One of them is a loyal Buckeye like me, one of them I have never met, and one I haven't spoken to in over a decade. One of them got married on a beach, one of them is potentially half black, and two of them are in the seizure club with me. Eleven women have impacted my life over the last 24 years.
But today I want to tell you about the one that I admire the most.
For full effect, download "Keep Holding On" by Avril Lavigne and play at maximum volume throughout the duration of this post.
When I was five years old my Mom walked me into a funeral home in Logan where I was introduced to the concept of grieving and black clothing and standing in line to look at a dead body. We did the rounds and paid our respects, and I touched the nose of a pretty, silver-haired lady who was taken from this Earth a bit too soon. I had no idea who she was. Hell, I was five. I had no idea who anybody was at that point in my life. To the left of the casket I saw a man with five little girls wiping tears from their eyes. This man was about to bury his wife. These girls were about to bury their Mother. And little did I know that in five months, I would be sharing a bathroom with all of them.
Fast forward eight years to the front seat of a maroon Cadillac doing its usual rounds of driving to Salt Lake City and back to support a fiasco-ridden pyramid scheme that would later be a multi-million dollar disaster. I sat in the front seat of that Cadillac and bonded with one of those girls I had met at the viewing. The ginger wearing glasses to be more specific. We connected over country music, Fritos, and Pepsi Blue. We talked about the meaning of life and the direction we were headed. She was a clear favorite of the five sisters that I inherited. And I think it's safe to say that I was her favorite brother.
Fast forward three more years to the fall of 2000 where an uncomfortably awkward junior in high school was knocking the teeth out of offensive linemen across the Wasatch front. I was playing a sport that I didn't love, a sport that I dreaded showing up to practice for, a sport that would later be a key factor in my brain-damaged legacy, but that's neither here nor there. I was on the field reveling in the pride factor of high school athletics, not because I wanted to be the best defensive lineman that Roy High School had ever seen, no, I was out there because I didn't want to let my sister down.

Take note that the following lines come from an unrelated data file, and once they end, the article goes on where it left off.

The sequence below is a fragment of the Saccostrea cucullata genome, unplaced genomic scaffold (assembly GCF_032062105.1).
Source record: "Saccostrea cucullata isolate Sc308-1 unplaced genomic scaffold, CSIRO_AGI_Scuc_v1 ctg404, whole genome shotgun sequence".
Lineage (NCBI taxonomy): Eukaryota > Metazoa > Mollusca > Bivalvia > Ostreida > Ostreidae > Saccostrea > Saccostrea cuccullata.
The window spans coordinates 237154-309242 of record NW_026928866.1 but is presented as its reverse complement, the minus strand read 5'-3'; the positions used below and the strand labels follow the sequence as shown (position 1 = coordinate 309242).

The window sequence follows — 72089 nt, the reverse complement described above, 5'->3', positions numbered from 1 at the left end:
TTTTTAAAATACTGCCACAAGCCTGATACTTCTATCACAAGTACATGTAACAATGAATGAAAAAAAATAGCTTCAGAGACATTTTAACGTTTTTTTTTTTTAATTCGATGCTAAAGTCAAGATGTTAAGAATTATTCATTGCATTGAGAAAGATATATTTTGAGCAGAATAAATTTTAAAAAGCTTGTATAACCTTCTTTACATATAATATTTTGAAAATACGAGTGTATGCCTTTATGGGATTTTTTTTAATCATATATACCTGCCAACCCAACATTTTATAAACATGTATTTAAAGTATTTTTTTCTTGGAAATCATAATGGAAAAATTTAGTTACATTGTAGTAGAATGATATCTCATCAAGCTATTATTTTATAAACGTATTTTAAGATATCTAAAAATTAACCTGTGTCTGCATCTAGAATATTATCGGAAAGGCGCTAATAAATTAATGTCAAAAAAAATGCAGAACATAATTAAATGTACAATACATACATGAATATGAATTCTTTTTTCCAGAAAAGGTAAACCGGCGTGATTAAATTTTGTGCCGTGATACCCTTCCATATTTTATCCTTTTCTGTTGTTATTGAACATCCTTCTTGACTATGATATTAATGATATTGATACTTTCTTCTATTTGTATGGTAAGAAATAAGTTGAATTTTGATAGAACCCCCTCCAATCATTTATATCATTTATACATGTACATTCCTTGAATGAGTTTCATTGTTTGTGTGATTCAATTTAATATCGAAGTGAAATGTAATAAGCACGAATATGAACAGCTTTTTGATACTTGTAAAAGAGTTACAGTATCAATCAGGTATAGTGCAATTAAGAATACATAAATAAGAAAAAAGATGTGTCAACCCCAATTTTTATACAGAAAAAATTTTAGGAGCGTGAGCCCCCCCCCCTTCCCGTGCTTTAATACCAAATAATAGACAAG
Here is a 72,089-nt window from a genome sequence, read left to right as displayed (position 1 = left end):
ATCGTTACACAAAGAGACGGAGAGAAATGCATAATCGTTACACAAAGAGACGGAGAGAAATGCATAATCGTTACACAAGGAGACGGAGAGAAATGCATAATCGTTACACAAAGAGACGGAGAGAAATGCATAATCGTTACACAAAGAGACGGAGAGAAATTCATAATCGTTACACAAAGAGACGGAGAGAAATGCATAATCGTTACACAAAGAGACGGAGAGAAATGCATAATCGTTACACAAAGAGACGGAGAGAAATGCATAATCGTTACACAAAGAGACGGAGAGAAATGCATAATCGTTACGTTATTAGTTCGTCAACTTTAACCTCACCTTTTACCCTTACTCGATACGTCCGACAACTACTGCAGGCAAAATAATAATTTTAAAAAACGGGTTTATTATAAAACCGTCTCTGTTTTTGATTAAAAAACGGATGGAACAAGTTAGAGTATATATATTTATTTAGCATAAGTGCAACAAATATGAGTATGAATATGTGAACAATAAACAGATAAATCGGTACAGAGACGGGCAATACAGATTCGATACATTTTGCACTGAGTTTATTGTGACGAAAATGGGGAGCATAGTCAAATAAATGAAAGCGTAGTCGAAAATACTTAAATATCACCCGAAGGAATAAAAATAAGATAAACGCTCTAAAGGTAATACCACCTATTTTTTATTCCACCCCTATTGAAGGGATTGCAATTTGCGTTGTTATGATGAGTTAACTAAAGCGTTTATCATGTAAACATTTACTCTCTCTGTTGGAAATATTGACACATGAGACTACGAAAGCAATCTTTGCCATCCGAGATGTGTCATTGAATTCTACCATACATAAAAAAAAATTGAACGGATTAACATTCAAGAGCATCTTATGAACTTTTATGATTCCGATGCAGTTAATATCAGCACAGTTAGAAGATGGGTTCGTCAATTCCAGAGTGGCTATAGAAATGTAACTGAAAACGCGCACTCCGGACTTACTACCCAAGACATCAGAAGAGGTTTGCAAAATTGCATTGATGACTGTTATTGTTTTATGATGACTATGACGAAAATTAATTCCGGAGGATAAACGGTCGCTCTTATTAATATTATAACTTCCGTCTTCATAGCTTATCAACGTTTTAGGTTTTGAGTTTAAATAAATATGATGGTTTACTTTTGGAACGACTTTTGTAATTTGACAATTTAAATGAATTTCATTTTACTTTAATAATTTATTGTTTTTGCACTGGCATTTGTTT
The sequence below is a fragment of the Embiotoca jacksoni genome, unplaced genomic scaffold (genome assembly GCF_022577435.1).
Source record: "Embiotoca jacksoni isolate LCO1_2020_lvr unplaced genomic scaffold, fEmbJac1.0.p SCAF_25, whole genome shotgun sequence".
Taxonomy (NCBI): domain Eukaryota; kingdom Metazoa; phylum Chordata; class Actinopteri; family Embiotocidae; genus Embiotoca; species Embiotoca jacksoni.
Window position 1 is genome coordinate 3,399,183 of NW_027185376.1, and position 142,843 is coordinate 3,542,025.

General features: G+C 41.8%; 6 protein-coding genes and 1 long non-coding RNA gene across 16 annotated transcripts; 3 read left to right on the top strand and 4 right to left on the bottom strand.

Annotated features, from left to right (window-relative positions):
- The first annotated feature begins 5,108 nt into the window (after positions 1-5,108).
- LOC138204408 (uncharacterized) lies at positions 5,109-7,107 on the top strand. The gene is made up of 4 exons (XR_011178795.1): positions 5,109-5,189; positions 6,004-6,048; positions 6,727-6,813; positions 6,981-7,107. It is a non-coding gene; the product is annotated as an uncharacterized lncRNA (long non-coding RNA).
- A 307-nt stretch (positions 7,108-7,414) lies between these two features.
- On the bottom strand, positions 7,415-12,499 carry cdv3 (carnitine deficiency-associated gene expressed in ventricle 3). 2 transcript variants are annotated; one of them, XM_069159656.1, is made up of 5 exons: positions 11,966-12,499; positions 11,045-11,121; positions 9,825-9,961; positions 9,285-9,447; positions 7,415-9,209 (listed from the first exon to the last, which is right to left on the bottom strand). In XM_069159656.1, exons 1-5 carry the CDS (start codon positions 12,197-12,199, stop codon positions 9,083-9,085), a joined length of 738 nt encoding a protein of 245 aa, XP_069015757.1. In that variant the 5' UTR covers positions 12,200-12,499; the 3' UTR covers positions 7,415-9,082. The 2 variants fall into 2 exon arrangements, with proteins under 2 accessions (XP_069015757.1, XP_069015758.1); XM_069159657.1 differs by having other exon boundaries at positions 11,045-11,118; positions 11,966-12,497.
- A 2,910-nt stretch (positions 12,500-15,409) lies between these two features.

"I don't think I'm going to play football anymore Laura, it's just getting too hard." I said to her one summer afternoon while we were camping in Bear Lake a few months before the season.
"It's too hard?" She said. "Of course it's hard Brock, everything in life is hard. You can't just give up on something because it's not easy. You will never grow into a man if you just give up on something when it gets a little sticky. No, you will play high school football Brock, there is no way in Hell I will let you quit on this."
She didn't let me quit. And she was right. The endless hours of high school football helped carve me into becoming a man.
Fast forward to the winter of 2003 where I woke up feeling sorry for myself about having to talk on the phone the night before to a man who in my eyes had abandoned me. I felt that my life was hard, that my life was tough, that it was more difficult than anyone else's out there. I thought I had more trials, tribulations and kicks in the nuts to deal with than Job himself.
And then my sister called me that afternoon to tell me her nearly four-month old son Jackson had died that morning from SIDS.
Somewhere out there, Job was shaking his head.
Rather than throw up the white flag, hand in her letter of resignation, turn in her badge and gun, my sister and her husband decided to buckle down, take the licks that life had given them, take the higher road and move on. They decided rather than quit cold turkey on raising a family to take the opposite route and raise three beautiful children instead. Life is hard kids, it never eases up. There are moments when you think you have caught your breath, when you think you are back on your feet, but those are only swept out from underneath you when God decides to punch you in the ovaries and see how you can handle it. For my sister Laura, those devastating moments that would cripple anyone else are but bumps in the road. They are merely formalities.
When it comes to the dating world that us single people are wandering around, everyone has a certain criteria that they want their potential spouse to meet. They have a list of qualities and characteristics that they hope their significant other can live up to. Don't deny that because you all know it's true. We all have a certain type of someone that we want to come home to every night.
With that being said, when it comes to the type of girl that I want to one day take to the altar, I too have a list of qualities that I want her to have. I want someone who I can connect with on long road trips, discussing the meaning of life over grungy food. I want someone who motivates me to be a better person and incites a passion to not give up when things aren't as easy as I think. I want someone who can go through Hell and back and still have a genuine smile on her face. Honestly, I want someone who is like my sister Laura. A sister who I admire, who I respect, who I love more than Ohio State. I want someone like her.
Because she's one of the best women I have ever had the privilege of sharing this life with.